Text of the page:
« Prev APHORISM XXXV. Next »


The radical difference between the good man and the vicious man.

Leighton and Coleridge.

The godly man hates the evil he possibly by temptation hath been drawn to do, and loves the good he is frustrated of, and, having intended, hath not attained to do. The sinner, who hath his denomination from sin as his course, hates the good which sometimes he is forced to do, and loves that sin which many times he does not, either wanting occasion and means, so that he cannot do it, or through the check of an enlightened conscience possibly dares not do; and though so bound up from the act, as a dog in a chain, yet the habit, the natural inclination and desire in him, is still the same, the strength of his affection is carried to sin. So in the weakest sincere Christian, there is that predominant sincerity and desire of holy walking, according to which he is called a righteous person, the Lord is pleased to give him that name, and account him so, being upright in heart, though often failing.


Leighton adds, "There is a righteousness of a higher strain." I do not ask the reader's full assent to this position: I do not suppose him as yet prepared to yield it. But thus much he will readily admit, that here, if anywhere, we are to seek the fine line which, like stripes of light in light, distinguishes, not divides, the summit of religious morality from spiritual religion.

"A righteousness (Leighton continues,) that is not in him, but upon him. He is clothed with it." This, Reader! is the controverted doctrine, so warmly asserted and so bitterly decried under the name of "imputed righteousness. Our learned Archbishop, you see, adopts it; and it is on this account principally, that by many of our leading churchmen his orthodoxy has been more than questioned, and his name put in the list of proscribed divines, as a Calvinist. That Leighton attached a definite sense to the words above quoted, it would be uncandid to doubt; and the general spirit of his writings leads me to presume that it was compatible with the eternal distinction between things and persons, and therefore opposed to modern Calvinism. But what it was, I have not (I own) been able to discover. The sense, however, in which I think he might have received this doctrine, and in which I avow myself a believer in it, I shall have an opportunity of showing in another place. My present object is to open out the road by the removal of prejudices, so far at least as to throw some disturbing doubts on the secure taking-for-granted, that the peculiar tenets of the Christian faith asserted in the articles and homilies of our national Church are in contradiction to the common sense of mankind. And with this view, (and not in the arrogant expectation or wish, that a mere ipse dixit should be received for argument) I here avow my conviction, that the doctrine of imputed righteousness, 82 rightly and scripturally interpreted, is so far from being either irrational or immoral, that reason itself prescribes the idea in order to give a meaning and an ultimate object to morality; and that the moral law in the conscience demands its reception in order to give reality and substantive existence to the idea presented by the reason.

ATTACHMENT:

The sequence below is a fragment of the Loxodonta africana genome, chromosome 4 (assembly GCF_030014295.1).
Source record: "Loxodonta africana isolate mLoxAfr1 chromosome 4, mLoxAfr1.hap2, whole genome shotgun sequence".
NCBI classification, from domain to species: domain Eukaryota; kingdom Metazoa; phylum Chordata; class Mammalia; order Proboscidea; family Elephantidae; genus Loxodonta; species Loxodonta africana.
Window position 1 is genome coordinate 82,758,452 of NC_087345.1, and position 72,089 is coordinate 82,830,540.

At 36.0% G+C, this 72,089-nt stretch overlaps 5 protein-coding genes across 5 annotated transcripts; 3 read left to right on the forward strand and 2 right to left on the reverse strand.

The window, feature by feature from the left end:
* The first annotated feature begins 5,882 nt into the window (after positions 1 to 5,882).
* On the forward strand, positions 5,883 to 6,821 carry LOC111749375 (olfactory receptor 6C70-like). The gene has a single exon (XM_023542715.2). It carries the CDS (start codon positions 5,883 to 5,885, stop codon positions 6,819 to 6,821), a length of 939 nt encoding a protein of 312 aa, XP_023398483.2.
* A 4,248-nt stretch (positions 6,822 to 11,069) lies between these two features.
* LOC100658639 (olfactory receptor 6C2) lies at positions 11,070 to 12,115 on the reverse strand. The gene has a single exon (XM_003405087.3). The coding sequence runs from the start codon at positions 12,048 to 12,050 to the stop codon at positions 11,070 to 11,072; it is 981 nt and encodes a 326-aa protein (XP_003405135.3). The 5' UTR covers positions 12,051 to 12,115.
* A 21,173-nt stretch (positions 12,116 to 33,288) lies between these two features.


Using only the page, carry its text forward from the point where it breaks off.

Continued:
« Prev APHORISM XXXV. Next »
VIEWNAME is workSection